“Feed” Author M.T. Anderson gives presentation on summer reading book

Molly Manley, Editor-in-Chief

On Nov. 15, author of summer reading book “Feed” M. T. Anderson visited RMHS to speak to students in English classes about his book and answer any questions they may have. The school’s relationship with the Arlington Heights Memorial Library made the author visit possible.

Anderson is an award-winning author, a recipient of the National Book Award in 2006 for Burger Wuss and a finalist in 2002 for Feed. His target audience spreads throughout all ages, “Feed” specifically for young adults.

For the first hour, Anderson read two selections from the book and spent most of this time explaining how he developed the futuristic language and culture for the novel since it is set in the future.

Anderson said he gained most of his inspiration from how language has changed over the years, drawing from how he spoke as a teenager. He felt that it was important that the slang he created developed the universe he was creating, while still being dictated by the narrator.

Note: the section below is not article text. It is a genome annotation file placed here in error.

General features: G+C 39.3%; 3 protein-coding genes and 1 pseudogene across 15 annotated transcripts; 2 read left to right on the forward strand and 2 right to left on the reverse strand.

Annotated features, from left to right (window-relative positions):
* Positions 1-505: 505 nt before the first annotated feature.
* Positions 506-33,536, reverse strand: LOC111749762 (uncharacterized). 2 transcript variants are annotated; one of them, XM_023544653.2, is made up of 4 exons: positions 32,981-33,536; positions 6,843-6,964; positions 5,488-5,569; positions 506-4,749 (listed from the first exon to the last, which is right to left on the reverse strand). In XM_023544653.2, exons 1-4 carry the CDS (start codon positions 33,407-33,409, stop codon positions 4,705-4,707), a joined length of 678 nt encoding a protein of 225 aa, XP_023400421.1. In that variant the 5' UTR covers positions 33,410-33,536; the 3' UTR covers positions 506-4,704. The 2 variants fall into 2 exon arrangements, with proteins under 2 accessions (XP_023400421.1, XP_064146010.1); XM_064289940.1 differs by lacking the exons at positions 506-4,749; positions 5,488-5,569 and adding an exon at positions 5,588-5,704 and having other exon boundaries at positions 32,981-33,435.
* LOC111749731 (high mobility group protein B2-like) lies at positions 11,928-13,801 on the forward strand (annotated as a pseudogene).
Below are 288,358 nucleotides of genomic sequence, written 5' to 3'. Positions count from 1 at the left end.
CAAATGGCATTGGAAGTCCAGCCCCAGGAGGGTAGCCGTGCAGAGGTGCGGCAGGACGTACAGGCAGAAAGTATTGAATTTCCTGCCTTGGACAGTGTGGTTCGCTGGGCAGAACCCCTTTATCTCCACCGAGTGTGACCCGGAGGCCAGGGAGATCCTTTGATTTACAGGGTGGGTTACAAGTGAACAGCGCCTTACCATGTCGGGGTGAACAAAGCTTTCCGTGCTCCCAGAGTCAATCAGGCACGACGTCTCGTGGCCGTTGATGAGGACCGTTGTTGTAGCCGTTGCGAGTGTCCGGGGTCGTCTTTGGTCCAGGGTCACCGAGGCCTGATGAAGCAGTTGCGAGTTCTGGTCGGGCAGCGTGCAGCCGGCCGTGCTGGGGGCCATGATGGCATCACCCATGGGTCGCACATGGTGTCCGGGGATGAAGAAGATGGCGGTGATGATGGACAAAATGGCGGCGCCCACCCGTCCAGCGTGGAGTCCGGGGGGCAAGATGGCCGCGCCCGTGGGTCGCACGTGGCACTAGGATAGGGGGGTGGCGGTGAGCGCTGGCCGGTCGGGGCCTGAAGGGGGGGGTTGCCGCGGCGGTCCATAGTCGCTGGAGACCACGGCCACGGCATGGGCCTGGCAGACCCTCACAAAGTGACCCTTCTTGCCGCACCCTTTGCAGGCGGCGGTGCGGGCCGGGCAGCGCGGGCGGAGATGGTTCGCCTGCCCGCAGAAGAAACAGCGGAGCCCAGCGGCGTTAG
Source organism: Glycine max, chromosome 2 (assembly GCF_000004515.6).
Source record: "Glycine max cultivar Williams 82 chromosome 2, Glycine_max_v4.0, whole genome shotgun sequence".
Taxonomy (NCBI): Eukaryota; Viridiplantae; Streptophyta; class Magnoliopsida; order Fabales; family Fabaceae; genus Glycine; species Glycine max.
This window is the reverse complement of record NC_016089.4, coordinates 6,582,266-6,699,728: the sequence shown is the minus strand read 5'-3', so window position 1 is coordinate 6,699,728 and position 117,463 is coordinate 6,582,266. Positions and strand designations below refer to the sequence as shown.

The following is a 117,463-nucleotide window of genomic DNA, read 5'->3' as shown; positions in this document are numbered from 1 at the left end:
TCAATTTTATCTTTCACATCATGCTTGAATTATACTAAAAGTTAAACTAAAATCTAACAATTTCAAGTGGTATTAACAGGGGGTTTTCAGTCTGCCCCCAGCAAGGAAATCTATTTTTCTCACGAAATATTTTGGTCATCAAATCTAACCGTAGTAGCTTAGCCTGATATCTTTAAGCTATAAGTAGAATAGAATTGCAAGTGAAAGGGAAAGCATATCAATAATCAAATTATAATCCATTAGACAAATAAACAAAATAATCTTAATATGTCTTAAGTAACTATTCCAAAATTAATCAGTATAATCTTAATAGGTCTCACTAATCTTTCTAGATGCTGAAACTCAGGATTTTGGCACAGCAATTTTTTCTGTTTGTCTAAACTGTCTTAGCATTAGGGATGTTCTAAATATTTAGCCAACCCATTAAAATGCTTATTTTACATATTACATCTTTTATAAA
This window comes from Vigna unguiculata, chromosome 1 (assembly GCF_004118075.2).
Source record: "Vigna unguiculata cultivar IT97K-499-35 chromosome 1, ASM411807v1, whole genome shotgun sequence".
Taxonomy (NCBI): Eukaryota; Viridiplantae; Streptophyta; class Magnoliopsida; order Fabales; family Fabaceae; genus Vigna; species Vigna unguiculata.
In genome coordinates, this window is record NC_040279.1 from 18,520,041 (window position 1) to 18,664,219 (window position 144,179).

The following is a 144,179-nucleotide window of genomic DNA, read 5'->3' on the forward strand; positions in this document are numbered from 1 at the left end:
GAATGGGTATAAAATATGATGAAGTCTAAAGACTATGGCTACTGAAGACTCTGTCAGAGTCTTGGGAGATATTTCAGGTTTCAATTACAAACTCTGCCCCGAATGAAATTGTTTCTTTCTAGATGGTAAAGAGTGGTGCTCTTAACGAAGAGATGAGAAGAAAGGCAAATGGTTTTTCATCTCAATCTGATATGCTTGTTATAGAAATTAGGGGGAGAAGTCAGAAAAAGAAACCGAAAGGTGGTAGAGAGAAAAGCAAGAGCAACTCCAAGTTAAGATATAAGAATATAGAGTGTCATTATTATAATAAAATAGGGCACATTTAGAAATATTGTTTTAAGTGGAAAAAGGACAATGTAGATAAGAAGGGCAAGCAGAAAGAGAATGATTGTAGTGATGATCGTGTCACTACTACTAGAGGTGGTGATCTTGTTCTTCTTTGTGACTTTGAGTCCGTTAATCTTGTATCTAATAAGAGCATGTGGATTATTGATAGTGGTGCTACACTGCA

One of his biggest inspirations for the dystopian novel was how people are constantly exposed to advertising and the fact that the life he wanted to live was already reflected in advertising. Anderson said he was also influenced by how closely connected technology and commerce were.

Anderson spent a great deal of time focusing on the importance of developing his language for the novel before opening the discussion to questions for the last 30 min.

When asked about his writing process, Anderson explained how he wrote “Feed” without a plan because he wanted the emotions and internal thoughts of the main character, Titus, to influence the direction of the story.

“Writers make a huge mess on the route to that finished book,” Anderson said while explaining the editing process for novels. He said because he wrote “Feed” so fluidly, he had to cut a lot of nonessential points out of the story.

Anderson was a humorous speaker who kept his audience engaged by not only covering his own writing, but by also discussing current issues and future possibilities about advertising and technology.